Michael McCreary is at the tail end of a national tour of his standup-comedy show Does This Make My Asperger’s Look Big? when the Straight reaches him in Calgary. The 18-year-old Orangeville, Ontario, resident uses humour not only to help people understand autism spectrum disorder (ASD) but to bring some levity to what he says is a topic that people tiptoe around.
“This is my therapy,” McCreary says on his dad’s cellphone three days before his November 3 appearance in Vancouver. “It’s my opportunity to connect with audiences and make people laugh. I’m offering people permission to laugh. Autism spectrum disorder and Asperger’s are a taboo subject, but we can’t fix a problem if we can’t sit back and laugh at it.
“I want to fight the stigma that comes with Asperger’s,” adds McCreary, who blogs at AspieComic.com and trained under Vancouver’s David Granirer through his Stand Up for Mental Health standup-comedy course. “There’s a stereotype that Aspies don’t get humour, but I want to make people laugh as much as I want to educate them.”
Although McCreary calls himself an “Aspie”, there’s no longer an official diagnosis called Asperger syndrome. The term was phased out by the American Psychiatric Association with the publication of the fifth edition of its Diagnostic and Statistical Manual of Mental Disorders (DSM-5). Asperger’s now falls under ASD, having been merged with childhood disintegrative disorder, autistic disorder, and pervasive developmental disorder—not otherwise specified.
Not all health professionals agreed with the APA’s decision (and the ASD entry is just one that has plagued the DSM-5 with controversy since it was published last year). As someone who’s lived with the diagnosis since age five, McCreary says he, too, is bothered by the revocation of the term.
“I don’t speak for everyone, but for me, personally, I do take issue with the idea of lumping it in [with ASD],” he says, noting that his brother was also diagnosed with ASD but a more severe form. “It’s not fair to the ones that are profoundly challenged. It makes some people feel like they’re less capable and others feel like they’re not as severe.”
A whole community of Aspies has sprung up, made up of people who are proud to be part of it. Take the New York City–based Global and Regional Asperger Syndrome Partnership and blogs like Aspie Warrior; Dude, I’m an Aspie; and Musings of an Aspie by Cynthia Kim, author of the just-published Nerdy, Shy, and Socially Inappropriate: A User Guide to an Asperger Life.
Among high-profile individuals with Asperger’s are Dan Aykroyd and Temple Grandin, a professor of animal science and the author of The Way I See It: A Personal Look at Autism & Asperger’s.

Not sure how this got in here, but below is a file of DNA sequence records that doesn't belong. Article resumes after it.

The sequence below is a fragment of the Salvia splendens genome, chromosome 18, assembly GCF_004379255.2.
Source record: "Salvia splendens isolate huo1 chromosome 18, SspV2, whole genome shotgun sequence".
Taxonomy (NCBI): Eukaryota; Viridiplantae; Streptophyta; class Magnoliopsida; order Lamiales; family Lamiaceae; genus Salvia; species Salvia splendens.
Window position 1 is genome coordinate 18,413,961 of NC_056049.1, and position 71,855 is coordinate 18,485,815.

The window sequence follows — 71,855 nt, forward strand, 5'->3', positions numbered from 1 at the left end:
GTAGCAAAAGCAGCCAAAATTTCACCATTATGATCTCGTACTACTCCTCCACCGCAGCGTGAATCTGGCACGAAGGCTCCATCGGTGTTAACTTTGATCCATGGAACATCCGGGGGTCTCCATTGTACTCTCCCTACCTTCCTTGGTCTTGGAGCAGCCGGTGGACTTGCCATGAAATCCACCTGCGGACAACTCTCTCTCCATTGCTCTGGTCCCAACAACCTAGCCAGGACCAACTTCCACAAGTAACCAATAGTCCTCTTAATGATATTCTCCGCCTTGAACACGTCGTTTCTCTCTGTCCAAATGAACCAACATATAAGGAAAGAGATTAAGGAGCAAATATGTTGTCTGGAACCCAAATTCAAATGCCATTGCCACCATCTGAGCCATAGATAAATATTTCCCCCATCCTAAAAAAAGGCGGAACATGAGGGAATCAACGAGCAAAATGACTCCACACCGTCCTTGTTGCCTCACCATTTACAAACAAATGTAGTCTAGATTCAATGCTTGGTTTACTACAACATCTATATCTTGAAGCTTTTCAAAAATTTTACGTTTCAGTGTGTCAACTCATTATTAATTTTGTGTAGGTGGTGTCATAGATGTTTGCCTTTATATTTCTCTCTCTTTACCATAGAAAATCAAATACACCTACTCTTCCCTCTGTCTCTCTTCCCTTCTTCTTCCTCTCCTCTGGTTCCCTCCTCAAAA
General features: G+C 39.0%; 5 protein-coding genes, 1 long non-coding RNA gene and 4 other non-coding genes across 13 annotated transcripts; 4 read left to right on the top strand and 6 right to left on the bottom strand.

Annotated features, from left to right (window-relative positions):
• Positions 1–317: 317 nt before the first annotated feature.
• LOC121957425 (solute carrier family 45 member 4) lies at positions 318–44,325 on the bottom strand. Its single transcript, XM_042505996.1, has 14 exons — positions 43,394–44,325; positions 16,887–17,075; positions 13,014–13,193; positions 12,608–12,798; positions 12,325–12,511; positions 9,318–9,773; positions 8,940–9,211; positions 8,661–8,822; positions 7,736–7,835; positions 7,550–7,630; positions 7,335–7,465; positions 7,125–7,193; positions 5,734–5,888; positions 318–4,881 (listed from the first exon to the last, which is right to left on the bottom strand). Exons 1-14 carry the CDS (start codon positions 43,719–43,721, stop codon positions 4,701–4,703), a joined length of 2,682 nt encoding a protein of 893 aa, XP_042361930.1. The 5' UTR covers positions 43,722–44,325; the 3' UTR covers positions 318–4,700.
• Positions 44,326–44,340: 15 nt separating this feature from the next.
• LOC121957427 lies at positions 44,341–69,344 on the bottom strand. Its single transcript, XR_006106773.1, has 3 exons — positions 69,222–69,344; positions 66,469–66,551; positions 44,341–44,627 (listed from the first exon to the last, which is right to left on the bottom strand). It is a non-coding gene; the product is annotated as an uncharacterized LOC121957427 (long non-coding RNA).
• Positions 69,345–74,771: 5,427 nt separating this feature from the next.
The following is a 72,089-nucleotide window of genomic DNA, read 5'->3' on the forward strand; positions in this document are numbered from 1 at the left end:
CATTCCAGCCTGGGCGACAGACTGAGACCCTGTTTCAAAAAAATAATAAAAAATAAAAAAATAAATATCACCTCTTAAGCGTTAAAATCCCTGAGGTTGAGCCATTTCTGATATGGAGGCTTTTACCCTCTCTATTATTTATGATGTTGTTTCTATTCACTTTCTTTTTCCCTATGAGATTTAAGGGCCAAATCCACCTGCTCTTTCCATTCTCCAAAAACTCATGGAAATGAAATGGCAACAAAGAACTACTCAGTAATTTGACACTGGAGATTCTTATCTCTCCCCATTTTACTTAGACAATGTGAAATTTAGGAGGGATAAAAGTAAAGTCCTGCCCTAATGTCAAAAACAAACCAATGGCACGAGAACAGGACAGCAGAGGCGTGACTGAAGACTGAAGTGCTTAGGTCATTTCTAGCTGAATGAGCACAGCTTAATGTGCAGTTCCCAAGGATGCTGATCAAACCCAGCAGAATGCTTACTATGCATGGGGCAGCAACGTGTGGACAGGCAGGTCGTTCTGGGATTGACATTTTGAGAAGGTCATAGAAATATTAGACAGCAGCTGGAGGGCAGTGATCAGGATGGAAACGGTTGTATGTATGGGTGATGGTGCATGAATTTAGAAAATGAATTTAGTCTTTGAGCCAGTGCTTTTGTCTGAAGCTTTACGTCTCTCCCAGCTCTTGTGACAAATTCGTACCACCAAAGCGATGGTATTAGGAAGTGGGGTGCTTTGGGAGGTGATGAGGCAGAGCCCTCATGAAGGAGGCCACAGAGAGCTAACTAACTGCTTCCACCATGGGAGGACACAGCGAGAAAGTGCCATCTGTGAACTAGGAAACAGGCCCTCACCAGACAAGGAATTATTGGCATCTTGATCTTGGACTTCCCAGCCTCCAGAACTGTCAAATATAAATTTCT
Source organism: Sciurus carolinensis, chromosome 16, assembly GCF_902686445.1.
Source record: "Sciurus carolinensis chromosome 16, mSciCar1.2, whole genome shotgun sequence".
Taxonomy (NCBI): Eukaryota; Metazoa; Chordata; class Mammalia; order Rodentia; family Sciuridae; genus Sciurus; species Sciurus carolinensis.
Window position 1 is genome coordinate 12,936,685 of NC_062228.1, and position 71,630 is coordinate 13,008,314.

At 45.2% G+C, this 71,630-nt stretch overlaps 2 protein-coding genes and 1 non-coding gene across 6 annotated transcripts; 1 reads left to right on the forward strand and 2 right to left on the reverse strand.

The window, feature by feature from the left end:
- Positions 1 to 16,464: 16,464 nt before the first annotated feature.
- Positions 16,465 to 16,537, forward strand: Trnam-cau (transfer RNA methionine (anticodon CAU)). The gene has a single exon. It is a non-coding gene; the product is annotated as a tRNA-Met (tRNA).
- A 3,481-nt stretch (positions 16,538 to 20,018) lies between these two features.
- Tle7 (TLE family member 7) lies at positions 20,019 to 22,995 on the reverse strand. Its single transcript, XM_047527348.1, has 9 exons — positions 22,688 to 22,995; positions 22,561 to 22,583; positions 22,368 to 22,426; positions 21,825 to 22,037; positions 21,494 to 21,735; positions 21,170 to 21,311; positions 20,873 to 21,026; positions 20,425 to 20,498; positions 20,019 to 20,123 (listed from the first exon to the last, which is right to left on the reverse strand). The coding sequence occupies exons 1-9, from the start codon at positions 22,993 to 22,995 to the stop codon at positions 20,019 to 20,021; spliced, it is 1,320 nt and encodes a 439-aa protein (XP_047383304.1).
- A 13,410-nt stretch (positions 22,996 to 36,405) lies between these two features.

Vancouver therapist Noah Susswein, who’s worked in private practice in the Lower Mainland with many families affected by Asperger’s, says the DSM-5’s new definition of ASD caught some people with Asperger’s offguard.
“A lot of folks who identified as Aspies were thinking, ‘What do you mean this condition doesn’t exist? I’ve got it and I’ve formed an identity based on it,’ ” Susswein says in a phone interview. “So there may no longer be a diagnostic term in the DSM, but…that concept may well linger in our culture because it has a life of its own outside the community of [health] professionals.
“A lot of individuals who are diagnosed with Asperger’s see it not as an affliction but as an identity, a way of being, and for a lot of people, getting the diagnosis has been transformative and helpful not because it identifies a deficiency but because it also says: ‘You’re part of a community; there are other folks like you; that’s a way to be in the world, and you can have a rich life just the way you are.’ ”
According to Asperger Syndrome: The Oasis Guide—Advice, Inspiration, Insight, and Hope, From Early Intervention to Adulthood, among the characteristics that distinguish Asperger syndrome from other forms of ASD are normal to above-average intelligence, apparently normal language development, and one or more special interests that dominate attention, conversation, and social interactions. Author Patricia Romanowski Bashe refers to British psychiatrist Lorna Wing’s definition of the condition as being a “triad of impairments affecting social interaction, communication, and imagination, accompanied by a narrow, rigid, and repetitive pattern of activities”.
A range of treatments includes biomedical, behavioural, sensory, and communication programs, as well as other approaches such as therapeutic recreation, acupuncture, and art or music therapy, according to the Autism Canada Foundation.
Susswein says working with people’s strengths and interests helps make treatment more effective.
“If you have a dinosaurs-obsessed kid…how can his passion for dinosaurs be used to help connect with his peers or adults around him?” he says. “It helps to work with the presentation, rather than against it.
“It’s really important not to just see anyone through the diagnostic lens; that’s a common way by which people get underestimated by teachers and parents and underestimate themselves,” he adds. “You can focus on what’s possible and how to maximize those possibilities so that people with that diagnosis can really thrive and flourish.”